In women, long-term levothyroxine sodium therapy has been associated with increased bone resorption, thereby decreasing bone mineral density, especially in post-menopausal women on greater than replacement doses or in women who are receiving suppressive doses of levothyroxine sodium. The increased bone resorption may be associated with increased serum levels and urinary excretion of calcium and phosphorous, elevations in bone alkaline phosphatase and suppressed serum parathyroid hormone levels. Therefore, it is recommended that patients receiving levothyroxine sodium be given the minimum dose necessary to achieve the desired clinical and biochemical response.
Exercise caution when administering levothyroxine to patients with cardiovascular disorders and to the elderly in whom there is an increased risk of occult cardiac disease. In these patients, levothyroxine therapy should be initiated at lower doses than those recommended in younger individuals or in patients without cardiac disease (see WARNINGS; PRECAUTIONS, Geriatric Use; and DOSAGE AND ADMINISTRATION). If cardiac symptoms develop or worsen, the levothyroxine dose should be reduced or withheld for one week and then cautiously restarted at a lower dose. Overtreatment with levothyroxine sodium may have adverse cardiovascular effects such as an increase in heart rate, cardiac wall thickness, and cardiac contractility and may precipitate angina or arrhythmias. Patients with coronary artery disease who are receiving levothyroxine therapy should be monitored closely during surgical procedures, since the possibility of precipitating cardiac arrhythmias may be greater in those treated with levothyroxine. Concomitant administration of levothyroxine and sympathomimetic agents to patients with coronary artery disease may precipitate coronary insufficiency.
Exercise caution when administering levothyroxine to patients with nontoxic diffuse goiter or nodular thyroid disease in order to prevent precipitation of thyrotoxicosis (see WARNINGS). If the serum TSH is already suppressed, levothyroxine sodium should not be administered (see CONTRAINDICATIONS).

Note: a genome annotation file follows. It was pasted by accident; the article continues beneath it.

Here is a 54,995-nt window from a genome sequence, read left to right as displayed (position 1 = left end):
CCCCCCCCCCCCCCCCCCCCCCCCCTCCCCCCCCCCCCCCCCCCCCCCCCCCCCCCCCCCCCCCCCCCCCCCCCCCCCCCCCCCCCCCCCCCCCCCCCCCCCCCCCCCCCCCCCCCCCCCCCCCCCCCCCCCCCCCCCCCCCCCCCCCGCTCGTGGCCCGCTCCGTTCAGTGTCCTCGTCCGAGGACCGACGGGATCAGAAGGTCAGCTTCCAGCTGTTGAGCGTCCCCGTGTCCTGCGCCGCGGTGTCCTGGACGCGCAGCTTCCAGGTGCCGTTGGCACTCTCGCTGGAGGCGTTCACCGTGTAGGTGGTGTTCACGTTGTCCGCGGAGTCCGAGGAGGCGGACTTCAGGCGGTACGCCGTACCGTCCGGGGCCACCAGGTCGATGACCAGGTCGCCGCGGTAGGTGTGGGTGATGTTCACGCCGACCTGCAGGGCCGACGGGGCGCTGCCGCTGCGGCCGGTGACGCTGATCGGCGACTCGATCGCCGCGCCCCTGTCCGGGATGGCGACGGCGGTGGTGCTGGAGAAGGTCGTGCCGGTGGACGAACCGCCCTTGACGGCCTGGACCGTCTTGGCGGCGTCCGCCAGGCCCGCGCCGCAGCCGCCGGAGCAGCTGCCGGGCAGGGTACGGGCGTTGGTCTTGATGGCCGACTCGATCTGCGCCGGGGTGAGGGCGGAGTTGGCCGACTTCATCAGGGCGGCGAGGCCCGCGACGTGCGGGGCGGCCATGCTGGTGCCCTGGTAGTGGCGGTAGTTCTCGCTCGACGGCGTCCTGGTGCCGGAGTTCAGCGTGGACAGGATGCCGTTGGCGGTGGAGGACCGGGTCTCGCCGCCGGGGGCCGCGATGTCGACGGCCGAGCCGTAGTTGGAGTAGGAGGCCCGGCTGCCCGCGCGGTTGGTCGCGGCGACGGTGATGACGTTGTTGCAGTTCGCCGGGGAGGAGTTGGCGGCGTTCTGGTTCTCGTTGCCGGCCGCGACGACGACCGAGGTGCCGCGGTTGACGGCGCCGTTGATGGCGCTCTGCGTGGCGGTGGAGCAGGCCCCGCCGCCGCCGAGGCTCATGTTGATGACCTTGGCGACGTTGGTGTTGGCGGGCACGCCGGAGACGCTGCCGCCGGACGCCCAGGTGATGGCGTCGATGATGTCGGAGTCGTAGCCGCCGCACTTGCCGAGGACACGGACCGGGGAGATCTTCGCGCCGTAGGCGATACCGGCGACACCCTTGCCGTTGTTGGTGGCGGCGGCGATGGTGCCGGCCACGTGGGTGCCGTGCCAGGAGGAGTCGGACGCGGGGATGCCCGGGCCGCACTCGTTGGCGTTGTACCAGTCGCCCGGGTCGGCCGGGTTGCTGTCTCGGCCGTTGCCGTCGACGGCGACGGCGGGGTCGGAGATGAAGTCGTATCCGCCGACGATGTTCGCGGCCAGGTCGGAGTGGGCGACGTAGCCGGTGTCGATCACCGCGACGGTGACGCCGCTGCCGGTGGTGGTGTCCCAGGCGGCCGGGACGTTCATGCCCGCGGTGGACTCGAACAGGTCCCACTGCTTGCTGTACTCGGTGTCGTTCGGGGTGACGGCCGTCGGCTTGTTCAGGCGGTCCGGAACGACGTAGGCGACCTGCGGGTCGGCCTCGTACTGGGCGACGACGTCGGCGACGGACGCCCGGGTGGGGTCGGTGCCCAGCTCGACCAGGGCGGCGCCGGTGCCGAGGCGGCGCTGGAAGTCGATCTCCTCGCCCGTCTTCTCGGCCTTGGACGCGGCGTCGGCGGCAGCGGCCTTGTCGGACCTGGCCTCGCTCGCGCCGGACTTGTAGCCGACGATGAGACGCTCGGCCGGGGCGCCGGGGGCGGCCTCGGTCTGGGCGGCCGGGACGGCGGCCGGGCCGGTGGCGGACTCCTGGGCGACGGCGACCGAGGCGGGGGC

In patients with secondary or tertiary hypothyroidism, additional hypothalamic/pituitary hormone deficiencies should be considered, and, if diagnosed, treated (see PRECAUTIONS, Autoimmune polyglandular syndrome for adrenal insufficiency).
Occasionally, chronic autoimmune thyroiditis may occur in association with other autoimmune disorders such as adrenal insufficiency, pernicious anemia, and insulin-dependent diabetes mellitus. Patients with concomitant adrenal insufficiency should be treated with replacement glucocorticoids prior to initiation of treatment with levothyroxine sodium. Failure to do so may precipitate an acute adrenal crisis when thyroid hormone therapy is initiated, due to increased metabolic clearance of glucocorticoids by thyroid hormone. Patients with diabetes mellitus may require upward adjustments of their antidiabetic therapeutic regimens when treated with levothyroxine (see PRECAUTIONS, Drug Interactions).
Infants with congenital hypothyroidism appear to be at increased risk for other congenital anomalies, with cardiovascular anomalies (pulmonary stenosis, atrial septal defect, and ventricular septal defect) being the most common association.